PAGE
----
Date of Award


Document Type


Degree Name

Doctor of Philosophy (PhD)


Department of Mathematics: Mathematics Education

First Advisor

David Barker


In this study I investigated teachers’ learning through practice. Teachers learn in teacher preparation programs and in professional development, but the most personal learning occurs in practice. Teachers spend much of their time isolated from colleagues, participating in classroom communities instead of professional communities. If teacher educators want to understand the potential for learning in the space where teachers spend much of their time it is necessary to investigate the learning that is occurring in classroom practice. To pursue this end, I explored one secondary mathematics teacher’s learning in practice. I observed and video-recorded this teacher’s classroom practice for one unit of instruction in two sections of the same course. I conducted interviews before and after the observations, asked him to record reflections about his planning and teaching, collected all of his lesson plans and materials, and observed his interactions with colleagues on a teacher inservice day. I analyzed the results qualitatively (Miles, Huberman, & Saldaña, 2014) with Wenger’s (1998) Communities of Practice (CoP) framework. Using the CoP framework, I posited the teacher’s practice as the driving force for coherence in communities, for the negotiation of meaning in experience, and for identity formation. Thus, in characterizing the teacher’s communities of practice, negotiation of meaning, and identity I painted a picture of the teacher’s practice. Through this picture of practice, I viewed learning as belonging in community, learning as experiencing meaning, and learning as becoming a particular type of person. My analysis revealed five important ideas. First, engagement in collegial communities is important for the development of practice. This was revealed in the minimal engagement with mathematics teachers that stifled the teacher’s learning. However, it was also demonstrated by the safe haven and significant learning in the teacher’s coaching community. Second, teachers can leverage opportunities for professional learning through practice, but may need assistance to recognize the potential for change. The teacher in this study learned through his participation with his fifth hour class, but also failed to leverage the opportunity for optimal growth. Third, learning through practice may best be accomplished through a process that combines reflective and projective participations. When the teacher reflected on his participation with students and projected that onto a hypothetical participation from the student’s perspective he produced significant learning. Fourth, the work of identity formation in teaching is significant, difficult, and emotional. This implies the need to focus educational efforts on supporting identity transformations. Finally, learning through practice is significant. This implies the need to focus educational efforts on helping teachers learn through practice and positively leverage the opportunities for professional growth presented in their own practice.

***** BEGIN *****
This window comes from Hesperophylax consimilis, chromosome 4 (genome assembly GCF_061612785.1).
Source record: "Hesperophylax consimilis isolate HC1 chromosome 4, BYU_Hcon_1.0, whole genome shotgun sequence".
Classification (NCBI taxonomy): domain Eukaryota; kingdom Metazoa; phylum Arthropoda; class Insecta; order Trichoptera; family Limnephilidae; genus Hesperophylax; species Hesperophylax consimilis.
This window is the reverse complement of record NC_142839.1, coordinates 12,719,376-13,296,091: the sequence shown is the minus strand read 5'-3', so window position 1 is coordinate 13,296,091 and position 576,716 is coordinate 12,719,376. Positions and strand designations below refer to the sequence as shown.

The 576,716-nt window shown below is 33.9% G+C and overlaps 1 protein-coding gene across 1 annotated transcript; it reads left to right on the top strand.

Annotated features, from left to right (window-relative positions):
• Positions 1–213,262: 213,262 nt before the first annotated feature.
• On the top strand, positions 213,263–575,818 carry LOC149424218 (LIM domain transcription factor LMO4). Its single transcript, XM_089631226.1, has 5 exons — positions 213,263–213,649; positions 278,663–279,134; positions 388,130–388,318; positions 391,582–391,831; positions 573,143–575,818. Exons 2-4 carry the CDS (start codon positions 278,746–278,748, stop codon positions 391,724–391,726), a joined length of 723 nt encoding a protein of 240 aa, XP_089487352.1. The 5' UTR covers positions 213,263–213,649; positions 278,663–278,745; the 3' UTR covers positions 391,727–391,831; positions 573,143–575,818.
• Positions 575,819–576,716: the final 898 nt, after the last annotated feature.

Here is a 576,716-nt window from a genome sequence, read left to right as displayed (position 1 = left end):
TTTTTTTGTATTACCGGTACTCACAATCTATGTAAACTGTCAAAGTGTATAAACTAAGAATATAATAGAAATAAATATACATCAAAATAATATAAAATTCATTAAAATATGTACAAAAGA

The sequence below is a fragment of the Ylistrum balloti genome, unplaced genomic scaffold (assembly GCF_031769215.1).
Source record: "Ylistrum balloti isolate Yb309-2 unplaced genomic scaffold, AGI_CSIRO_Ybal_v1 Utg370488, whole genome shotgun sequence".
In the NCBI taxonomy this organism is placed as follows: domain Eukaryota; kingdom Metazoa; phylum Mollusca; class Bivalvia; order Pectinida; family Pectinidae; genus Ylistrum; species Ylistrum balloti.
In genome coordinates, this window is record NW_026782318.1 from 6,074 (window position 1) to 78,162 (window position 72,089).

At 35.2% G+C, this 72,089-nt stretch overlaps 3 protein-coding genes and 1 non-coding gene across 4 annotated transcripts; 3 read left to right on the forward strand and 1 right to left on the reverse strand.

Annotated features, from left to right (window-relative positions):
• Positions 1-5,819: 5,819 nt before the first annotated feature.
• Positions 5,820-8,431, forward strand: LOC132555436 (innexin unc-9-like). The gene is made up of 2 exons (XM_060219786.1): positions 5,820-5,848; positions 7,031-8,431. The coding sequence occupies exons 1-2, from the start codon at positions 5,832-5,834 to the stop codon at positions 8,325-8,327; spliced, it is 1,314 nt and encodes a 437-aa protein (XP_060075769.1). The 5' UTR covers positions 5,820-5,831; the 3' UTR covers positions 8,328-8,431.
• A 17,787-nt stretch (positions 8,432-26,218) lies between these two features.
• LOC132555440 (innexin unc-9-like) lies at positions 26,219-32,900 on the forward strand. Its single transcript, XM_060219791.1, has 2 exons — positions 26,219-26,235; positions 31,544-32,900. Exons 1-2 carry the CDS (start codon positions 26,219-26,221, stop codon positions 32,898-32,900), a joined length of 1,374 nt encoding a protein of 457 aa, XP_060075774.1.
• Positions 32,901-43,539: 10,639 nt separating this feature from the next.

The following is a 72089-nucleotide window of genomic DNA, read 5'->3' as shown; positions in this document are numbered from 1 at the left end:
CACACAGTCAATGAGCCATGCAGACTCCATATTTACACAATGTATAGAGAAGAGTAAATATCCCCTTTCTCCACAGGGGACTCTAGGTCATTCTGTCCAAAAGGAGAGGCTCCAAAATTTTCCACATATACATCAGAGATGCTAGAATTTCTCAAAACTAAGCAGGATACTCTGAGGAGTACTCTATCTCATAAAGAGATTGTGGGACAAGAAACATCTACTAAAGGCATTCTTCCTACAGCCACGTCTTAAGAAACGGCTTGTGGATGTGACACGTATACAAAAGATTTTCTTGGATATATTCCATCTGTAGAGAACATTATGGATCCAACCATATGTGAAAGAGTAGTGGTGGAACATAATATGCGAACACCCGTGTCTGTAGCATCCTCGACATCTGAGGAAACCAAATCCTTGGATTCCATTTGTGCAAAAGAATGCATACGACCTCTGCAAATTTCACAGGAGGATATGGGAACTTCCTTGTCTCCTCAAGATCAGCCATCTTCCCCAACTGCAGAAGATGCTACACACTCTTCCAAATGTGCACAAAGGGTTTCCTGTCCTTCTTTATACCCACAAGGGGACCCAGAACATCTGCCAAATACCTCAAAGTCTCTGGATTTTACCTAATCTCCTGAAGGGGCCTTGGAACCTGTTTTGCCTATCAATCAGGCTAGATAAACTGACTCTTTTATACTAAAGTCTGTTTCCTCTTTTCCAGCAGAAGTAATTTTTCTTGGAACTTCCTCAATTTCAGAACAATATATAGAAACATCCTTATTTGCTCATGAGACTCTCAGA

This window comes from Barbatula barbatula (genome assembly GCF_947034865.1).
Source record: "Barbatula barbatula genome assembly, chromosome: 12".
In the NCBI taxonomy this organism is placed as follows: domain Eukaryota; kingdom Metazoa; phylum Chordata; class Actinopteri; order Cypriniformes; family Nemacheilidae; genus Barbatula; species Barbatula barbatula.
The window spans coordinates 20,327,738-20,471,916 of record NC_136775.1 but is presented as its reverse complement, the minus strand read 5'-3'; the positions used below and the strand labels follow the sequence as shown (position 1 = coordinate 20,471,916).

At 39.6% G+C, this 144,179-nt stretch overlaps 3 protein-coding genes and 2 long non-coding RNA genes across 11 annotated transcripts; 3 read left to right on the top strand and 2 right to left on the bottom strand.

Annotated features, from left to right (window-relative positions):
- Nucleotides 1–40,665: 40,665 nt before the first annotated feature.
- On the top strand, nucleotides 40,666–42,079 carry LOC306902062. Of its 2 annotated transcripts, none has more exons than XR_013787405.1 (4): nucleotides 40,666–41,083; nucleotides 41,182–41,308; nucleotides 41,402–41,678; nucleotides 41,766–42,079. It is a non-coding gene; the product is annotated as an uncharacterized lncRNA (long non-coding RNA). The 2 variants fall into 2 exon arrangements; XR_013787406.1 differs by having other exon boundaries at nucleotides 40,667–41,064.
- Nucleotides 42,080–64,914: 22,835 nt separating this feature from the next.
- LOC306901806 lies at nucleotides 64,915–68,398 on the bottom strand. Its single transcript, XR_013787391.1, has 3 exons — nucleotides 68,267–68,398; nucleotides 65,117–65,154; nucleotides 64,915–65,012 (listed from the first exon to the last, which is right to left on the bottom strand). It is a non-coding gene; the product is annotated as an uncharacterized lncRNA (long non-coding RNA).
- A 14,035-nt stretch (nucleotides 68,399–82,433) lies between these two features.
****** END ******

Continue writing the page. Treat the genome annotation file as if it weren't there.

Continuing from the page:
Imported from ProQuest Rupnow_ilstu_0092E_10812.pdf


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